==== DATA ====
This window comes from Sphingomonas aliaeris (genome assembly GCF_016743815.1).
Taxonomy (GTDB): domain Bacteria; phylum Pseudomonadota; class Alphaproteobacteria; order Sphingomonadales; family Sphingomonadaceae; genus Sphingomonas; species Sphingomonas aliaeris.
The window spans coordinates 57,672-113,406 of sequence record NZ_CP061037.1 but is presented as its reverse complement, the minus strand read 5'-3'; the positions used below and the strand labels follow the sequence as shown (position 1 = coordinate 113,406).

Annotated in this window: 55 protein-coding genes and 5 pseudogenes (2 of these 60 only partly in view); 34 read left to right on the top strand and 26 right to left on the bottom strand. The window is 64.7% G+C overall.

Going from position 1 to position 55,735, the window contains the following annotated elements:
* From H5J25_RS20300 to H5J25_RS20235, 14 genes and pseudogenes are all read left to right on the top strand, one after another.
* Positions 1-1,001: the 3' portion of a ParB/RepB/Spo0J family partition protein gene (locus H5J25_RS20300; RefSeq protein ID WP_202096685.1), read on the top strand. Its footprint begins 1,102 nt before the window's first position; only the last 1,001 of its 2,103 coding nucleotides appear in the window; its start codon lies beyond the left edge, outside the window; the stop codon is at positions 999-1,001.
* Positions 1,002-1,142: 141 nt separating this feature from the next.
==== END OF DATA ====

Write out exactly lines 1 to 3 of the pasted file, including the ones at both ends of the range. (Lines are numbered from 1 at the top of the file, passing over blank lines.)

This window comes from Sphingomonas aliaeris (genome assembly GCF_016743815.1).
Taxonomy (GTDB): domain Bacteria; phylum Pseudomonadota; class Alphaproteobacteria; order Sphingomonadales; family Sphingomonadaceae; genus Sphingomonas; species Sphingomonas aliaeris.
The window spans coordinates 57,672-113,406 of sequence record NZ_CP061037.1 but is presented as its reverse complement, the minus strand read 5'-3'; the positions used below and the strand labels follow the sequence as shown (position 1 = coordinate 113,406).